User Acceptance Testing can be a daunting and frustrating experience. Too often, the exercise becomes an ordeal of tight deadlines, stress, and system issues. While UAT will always be a high-effort activity, good preparation, responsiveness, and follow-up will multiply your chances of success.Read More
Sure, we all want our IT initiatives to succeed. We regularly evaluate our projects, in-flight or upon completion, looking for tangible lessons to learn. We apply these strategic and tactical takeaways in hopes of increasing the chances of success for each subsequent initiative. We seek approaches that work for different industries, organizations, teams, and technologies.
But looking back at the many IT projects I’ve been a part of in my career, I can’t help but notice a common theme associated with success: people who genuinely care tend to find a way to get it done.Read More
Managing an IT project often requires working with resources across other teams—not just those fully allocated to your initiative. Supporting resources and teams can be important to the success of your project. (Ideally, all the resources you need are fully dedicated to your project. In reality, this isn’t always possible.)
How do you ensure your team can deliver results if you’re dependent on these partially allocated supporting teams?Read More
Organizations tend to divide the same resources over multiple, simultaneous projects and still expect the same level of productivity as if each person were dedicated to just one project.
PMOs, project managers, and resource managers need to reexamine this practice of assigning the same person to two or more projects at once. A project with many or all resources allocated to multiple projects usually run late, creating a ripple effect on all other projects.Read More
Communication plans for an IT project might come off as overkill, or even remind you of a nagging parent’s chore chart. In fact, the two organizational methods do have something in common: they tackle and alleviate misalignment. However, unlike helicopter parents, a strong IT project communication plan empowers workers and frees up their time. In an age where 1 in 5 projects are unsuccessful due to ineffective communication, taking the time to plan out and manage communication is crucial.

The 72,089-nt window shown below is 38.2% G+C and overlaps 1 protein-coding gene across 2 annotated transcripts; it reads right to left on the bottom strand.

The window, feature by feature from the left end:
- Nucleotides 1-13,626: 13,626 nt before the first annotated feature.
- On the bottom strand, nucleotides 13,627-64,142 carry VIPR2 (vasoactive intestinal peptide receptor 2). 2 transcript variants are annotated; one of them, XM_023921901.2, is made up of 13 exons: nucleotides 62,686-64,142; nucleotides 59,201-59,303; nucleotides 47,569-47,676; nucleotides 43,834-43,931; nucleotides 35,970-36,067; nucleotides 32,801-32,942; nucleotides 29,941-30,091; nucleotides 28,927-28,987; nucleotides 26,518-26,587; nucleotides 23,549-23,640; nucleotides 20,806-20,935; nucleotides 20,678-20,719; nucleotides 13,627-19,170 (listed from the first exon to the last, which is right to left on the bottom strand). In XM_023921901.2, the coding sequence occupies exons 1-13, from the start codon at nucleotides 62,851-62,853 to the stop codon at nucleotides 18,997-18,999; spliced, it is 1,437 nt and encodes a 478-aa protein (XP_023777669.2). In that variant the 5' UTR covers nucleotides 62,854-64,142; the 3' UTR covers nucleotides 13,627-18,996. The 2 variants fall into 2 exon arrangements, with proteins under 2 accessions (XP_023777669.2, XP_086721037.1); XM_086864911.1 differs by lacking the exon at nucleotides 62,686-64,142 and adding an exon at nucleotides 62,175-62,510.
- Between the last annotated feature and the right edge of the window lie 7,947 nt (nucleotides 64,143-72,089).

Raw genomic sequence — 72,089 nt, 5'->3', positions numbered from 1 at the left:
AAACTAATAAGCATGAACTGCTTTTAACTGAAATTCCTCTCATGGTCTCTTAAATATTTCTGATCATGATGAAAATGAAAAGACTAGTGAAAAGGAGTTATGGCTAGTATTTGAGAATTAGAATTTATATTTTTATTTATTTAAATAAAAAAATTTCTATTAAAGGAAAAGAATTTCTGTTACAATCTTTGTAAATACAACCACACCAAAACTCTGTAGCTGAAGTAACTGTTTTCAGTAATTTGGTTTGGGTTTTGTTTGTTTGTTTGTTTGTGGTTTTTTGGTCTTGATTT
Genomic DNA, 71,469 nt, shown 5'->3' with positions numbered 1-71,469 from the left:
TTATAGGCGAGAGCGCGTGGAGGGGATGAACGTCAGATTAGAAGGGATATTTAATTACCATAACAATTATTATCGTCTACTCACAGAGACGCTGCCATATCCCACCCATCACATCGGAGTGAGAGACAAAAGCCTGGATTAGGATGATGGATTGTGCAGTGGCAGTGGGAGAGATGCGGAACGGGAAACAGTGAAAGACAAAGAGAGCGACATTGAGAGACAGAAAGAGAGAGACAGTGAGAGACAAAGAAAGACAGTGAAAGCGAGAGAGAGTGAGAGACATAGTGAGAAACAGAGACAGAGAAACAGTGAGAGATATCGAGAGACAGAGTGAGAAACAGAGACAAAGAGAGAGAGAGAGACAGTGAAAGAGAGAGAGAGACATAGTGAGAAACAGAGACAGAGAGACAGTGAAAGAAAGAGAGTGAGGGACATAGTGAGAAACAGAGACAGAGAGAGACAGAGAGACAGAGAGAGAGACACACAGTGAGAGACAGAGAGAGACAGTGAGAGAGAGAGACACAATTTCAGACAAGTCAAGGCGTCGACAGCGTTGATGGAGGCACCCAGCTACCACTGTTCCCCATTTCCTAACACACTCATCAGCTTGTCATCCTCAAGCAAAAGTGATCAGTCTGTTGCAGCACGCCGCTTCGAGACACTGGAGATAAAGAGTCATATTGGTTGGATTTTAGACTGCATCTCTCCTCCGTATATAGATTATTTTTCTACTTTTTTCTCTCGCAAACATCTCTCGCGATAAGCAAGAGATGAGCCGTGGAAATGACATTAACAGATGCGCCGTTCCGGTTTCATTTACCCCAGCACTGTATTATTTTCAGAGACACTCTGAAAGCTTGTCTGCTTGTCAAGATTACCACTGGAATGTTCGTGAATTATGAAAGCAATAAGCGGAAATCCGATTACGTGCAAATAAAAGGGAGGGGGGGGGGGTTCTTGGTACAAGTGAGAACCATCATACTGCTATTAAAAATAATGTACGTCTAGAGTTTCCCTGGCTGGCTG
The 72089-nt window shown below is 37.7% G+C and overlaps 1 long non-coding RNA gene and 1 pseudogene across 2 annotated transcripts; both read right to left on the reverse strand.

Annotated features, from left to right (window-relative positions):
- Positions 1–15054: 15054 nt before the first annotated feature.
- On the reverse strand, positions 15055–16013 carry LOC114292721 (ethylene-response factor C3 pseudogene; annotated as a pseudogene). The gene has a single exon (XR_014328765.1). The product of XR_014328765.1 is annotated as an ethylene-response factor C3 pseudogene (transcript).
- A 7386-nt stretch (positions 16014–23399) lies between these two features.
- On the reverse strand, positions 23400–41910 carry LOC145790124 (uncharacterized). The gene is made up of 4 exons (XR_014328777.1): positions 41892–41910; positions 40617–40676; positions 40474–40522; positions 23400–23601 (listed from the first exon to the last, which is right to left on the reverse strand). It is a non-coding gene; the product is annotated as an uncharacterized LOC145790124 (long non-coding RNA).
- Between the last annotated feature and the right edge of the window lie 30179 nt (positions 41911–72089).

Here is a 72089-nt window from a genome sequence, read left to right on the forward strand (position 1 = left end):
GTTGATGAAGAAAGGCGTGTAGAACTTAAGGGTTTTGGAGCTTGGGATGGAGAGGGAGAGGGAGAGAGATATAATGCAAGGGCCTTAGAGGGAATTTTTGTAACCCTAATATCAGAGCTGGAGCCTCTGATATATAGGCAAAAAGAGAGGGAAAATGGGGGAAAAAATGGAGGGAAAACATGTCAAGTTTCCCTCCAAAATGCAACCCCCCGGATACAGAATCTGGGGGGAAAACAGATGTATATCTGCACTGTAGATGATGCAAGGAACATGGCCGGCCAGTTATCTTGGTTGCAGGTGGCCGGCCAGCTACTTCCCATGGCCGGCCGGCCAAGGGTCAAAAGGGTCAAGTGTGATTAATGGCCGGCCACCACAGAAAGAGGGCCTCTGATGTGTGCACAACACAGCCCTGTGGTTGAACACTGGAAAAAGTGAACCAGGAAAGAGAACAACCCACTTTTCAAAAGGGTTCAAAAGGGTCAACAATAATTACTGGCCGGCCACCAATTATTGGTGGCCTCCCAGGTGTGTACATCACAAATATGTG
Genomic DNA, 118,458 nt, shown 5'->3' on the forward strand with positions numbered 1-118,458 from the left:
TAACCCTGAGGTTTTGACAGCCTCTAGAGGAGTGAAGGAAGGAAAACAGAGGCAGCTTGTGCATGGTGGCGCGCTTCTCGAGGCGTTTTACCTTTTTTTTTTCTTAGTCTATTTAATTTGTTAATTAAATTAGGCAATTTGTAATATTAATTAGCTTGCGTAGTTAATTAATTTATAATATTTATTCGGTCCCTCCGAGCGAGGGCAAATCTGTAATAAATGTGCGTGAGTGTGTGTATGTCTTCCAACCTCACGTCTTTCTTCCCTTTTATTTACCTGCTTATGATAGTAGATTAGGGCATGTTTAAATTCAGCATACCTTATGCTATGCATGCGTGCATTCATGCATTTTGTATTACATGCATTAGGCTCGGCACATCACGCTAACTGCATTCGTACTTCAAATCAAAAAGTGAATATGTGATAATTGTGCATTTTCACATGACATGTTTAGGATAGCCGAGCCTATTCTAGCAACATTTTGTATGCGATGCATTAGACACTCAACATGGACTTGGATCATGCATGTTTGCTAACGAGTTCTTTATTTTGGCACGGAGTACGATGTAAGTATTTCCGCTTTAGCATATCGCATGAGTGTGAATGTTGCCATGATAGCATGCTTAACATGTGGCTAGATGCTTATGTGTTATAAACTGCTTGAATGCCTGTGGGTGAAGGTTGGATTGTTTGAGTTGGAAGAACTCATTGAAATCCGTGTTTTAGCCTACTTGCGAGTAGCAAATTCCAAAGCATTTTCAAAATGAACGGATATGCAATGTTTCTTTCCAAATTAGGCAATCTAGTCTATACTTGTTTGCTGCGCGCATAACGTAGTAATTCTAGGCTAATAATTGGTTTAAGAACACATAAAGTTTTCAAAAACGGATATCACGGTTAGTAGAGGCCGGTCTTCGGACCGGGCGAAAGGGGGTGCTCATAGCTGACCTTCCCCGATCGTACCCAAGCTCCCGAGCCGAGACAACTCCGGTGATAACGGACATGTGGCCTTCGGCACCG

A successful communication plan ensures that:
- expectations are aligned across the organization;
- project managers have the information they need to guide the project; and
- purposeless meetings are eliminated so that everyone’s time is optimized.
To get started with your Project Management Communication Plan—and increase the chance of project success—make sure you’re prepared to perform the following 6 tasks.Read More
Preface: In a perfect world, key elements like project requirements and execution steps would be issued by a product owner or PM. But the real world is imperfect. What do you do when you find yourself sitting by the side of the road with a flat tire and a bleeding head, reading a manual that suggests you wear a helmet? Such a “best practice” is not very helpful when you’re in the thick of things. This post is written for an imperfect world. I’ll share what I do when reality happens—when I’m floundering for adequate direction, prioritization, or structure.
Here is how, from the chaos of tasks and daily priorities, order is born.
Recently, I found myself simultaneously working on 4 different IT projects (an upgrade, an infrastructure move, and 2 evaluations). Each day, I performed little tasks to move the projects forward, but each time I returned to my desk I kept thinking, “Is this the most important thing to do right now? How close am I to the final goal? Where am I on the map of project progress?” I needed a compass.
The solution I developed took the form of 3 simple lists: Requirements, Issues, and Execution Steps. Let’s explore each in detail.Read More
Part 5 in our 5-part Managing Needy Team Members series.
As project managers, we often run into team members that require a great deal of attention. In an opening post for this series, we discussed a general approach to dealing with resources that need TLC. This post offers techniques for managing superstars, who are often in need of TLC but it is not as apparent.Read More
Part 4 in our 5-part Managing Needy Team Members series.
As project managers, we often run into team members that require a great deal of attention. In an opening post for this series, we discussed a general approach to dealing with resources that need TLC. This post offers techniques for getting the most output out of folks who see the project as a way to achieve a personal agenda. In one way or another, these team members have no interest in doing what is best for the team, but rather what is best for themselves.Read More
The title of Project Manager (PM) assumes a specific set of skills. While PMs certainly qualify as leaders, and the best possess the same qualities that define a great leader, project management is not an abstract art.
PMI defines a framework that is universal enough to apply to any project execution, anywhere in the world, under any conditions, yet, with a very precise set of tools. Some innate talents cannot be taught, but for the purposes of project management, the most important skills can (and should) be learned—and they improve with experience.Read More
Part 3 in our 5-part Managing Needy Team Members series.
As project managers, we often run into team members that require a great deal of attention. In an opening post for this series, we discussed a general approach to dealing with resources that need TLC. This post offers techniques for getting the most output out of folks who have personal circumstances that are objectively more critical to them than work.Read More